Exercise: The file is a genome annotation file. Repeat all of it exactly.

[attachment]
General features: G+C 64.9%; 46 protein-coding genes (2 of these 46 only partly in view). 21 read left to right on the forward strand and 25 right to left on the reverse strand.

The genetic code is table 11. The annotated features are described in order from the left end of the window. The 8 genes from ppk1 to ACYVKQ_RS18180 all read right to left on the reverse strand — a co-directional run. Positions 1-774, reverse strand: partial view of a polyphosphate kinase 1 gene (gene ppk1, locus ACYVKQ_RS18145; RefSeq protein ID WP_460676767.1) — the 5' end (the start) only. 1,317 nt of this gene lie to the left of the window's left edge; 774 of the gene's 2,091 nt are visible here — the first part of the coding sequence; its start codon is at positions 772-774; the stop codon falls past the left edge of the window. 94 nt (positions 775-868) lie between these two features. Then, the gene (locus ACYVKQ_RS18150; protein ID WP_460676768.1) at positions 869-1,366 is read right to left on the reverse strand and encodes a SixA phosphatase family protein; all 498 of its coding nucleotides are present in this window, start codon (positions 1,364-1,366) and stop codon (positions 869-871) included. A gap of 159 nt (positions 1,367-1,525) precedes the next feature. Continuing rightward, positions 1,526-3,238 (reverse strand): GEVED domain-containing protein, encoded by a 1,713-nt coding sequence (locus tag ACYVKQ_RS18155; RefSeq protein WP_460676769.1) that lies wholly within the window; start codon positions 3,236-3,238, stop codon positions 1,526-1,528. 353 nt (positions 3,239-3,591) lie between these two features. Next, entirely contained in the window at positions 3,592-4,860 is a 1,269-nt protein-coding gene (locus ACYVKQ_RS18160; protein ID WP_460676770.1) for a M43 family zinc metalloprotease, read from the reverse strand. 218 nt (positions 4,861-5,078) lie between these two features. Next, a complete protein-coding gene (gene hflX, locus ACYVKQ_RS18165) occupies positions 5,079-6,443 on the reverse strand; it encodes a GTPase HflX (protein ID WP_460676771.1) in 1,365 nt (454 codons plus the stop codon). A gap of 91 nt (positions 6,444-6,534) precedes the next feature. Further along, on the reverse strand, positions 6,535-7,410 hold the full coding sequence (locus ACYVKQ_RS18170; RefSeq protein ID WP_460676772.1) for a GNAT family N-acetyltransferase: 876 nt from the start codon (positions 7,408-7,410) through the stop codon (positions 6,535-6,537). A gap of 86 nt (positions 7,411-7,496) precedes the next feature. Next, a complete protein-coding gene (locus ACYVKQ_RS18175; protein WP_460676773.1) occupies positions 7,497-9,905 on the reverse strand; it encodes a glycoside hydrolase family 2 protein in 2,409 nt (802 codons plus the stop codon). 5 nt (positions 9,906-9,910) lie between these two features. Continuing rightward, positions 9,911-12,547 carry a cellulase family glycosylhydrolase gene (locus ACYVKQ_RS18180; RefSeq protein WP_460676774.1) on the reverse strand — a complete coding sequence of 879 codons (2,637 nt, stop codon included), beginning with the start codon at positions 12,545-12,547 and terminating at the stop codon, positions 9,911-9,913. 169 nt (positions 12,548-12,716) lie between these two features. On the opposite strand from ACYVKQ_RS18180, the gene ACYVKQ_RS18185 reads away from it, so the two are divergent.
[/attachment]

General features: G+C 64.9%; 46 protein-coding genes (2 of these 46 only partly in view). 21 read left to right on the forward strand and 25 right to left on the reverse strand.

The genetic code is table 11. The annotated features are described in order from the left end of the window. The 8 genes from ppk1 to ACYVKQ_RS18180 all read right to left on the reverse strand — a co-directional run. Positions 1-774, reverse strand: partial view of a polyphosphate kinase 1 gene (gene ppk1, locus ACYVKQ_RS18145; RefSeq protein ID WP_460676767.1) — the 5' end (the start) only. 1,317 nt of this gene lie to the left of the window's left edge; 774 of the gene's 2,091 nt are visible here — the first part of the coding sequence; its start codon is at positions 772-774; the stop codon falls past the left edge of the window. 94 nt (positions 775-868) lie between these two features. Then, the gene (locus ACYVKQ_RS18150; protein ID WP_460676768.1) at positions 869-1,366 is read right to left on the reverse strand and encodes a SixA phosphatase family protein; all 498 of its coding nucleotides are present in this window, start codon (positions 1,364-1,366) and stop codon (positions 869-871) included. A gap of 159 nt (positions 1,367-1,525) precedes the next feature. Continuing rightward, positions 1,526-3,238 (reverse strand): GEVED domain-containing protein, encoded by a 1,713-nt coding sequence (locus tag ACYVKQ_RS18155; RefSeq protein WP_460676769.1) that lies wholly within the window; start codon positions 3,236-3,238, stop codon positions 1,526-1,528. 353 nt (positions 3,239-3,591) lie between these two features. Next, entirely contained in the window at positions 3,592-4,860 is a 1,269-nt protein-coding gene (locus ACYVKQ_RS18160; protein ID WP_460676770.1) for a M43 family zinc metalloprotease, read from the reverse strand. 218 nt (positions 4,861-5,078) lie between these two features. Next, a complete protein-coding gene (gene hflX, locus ACYVKQ_RS18165) occupies positions 5,079-6,443 on the reverse strand; it encodes a GTPase HflX (protein ID WP_460676771.1) in 1,365 nt (454 codons plus the stop codon). A gap of 91 nt (positions 6,444-6,534) precedes the next feature. Further along, on the reverse strand, positions 6,535-7,410 hold the full coding sequence (locus ACYVKQ_RS18170; RefSeq protein ID WP_460676772.1) for a GNAT family N-acetyltransferase: 876 nt from the start codon (positions 7,408-7,410) through the stop codon (positions 6,535-6,537). A gap of 86 nt (positions 7,411-7,496) precedes the next feature. Next, a complete protein-coding gene (locus ACYVKQ_RS18175; protein WP_460676773.1) occupies positions 7,497-9,905 on the reverse strand; it encodes a glycoside hydrolase family 2 protein in 2,409 nt (802 codons plus the stop codon). 5 nt (positions 9,906-9,910) lie between these two features. Continuing rightward, positions 9,911-12,547 carry a cellulase family glycosylhydrolase gene (locus ACYVKQ_RS18180; RefSeq protein WP_460676774.1) on the reverse strand — a complete coding sequence of 879 codons (2,637 nt, stop codon included), beginning with the start codon at positions 12,545-12,547 and terminating at the stop codon, positions 9,911-9,913. 169 nt (positions 12,548-12,716) lie between these two features. On the opposite strand from ACYVKQ_RS18180, the gene ACYVKQ_RS18185 reads away from it, so the two are divergent.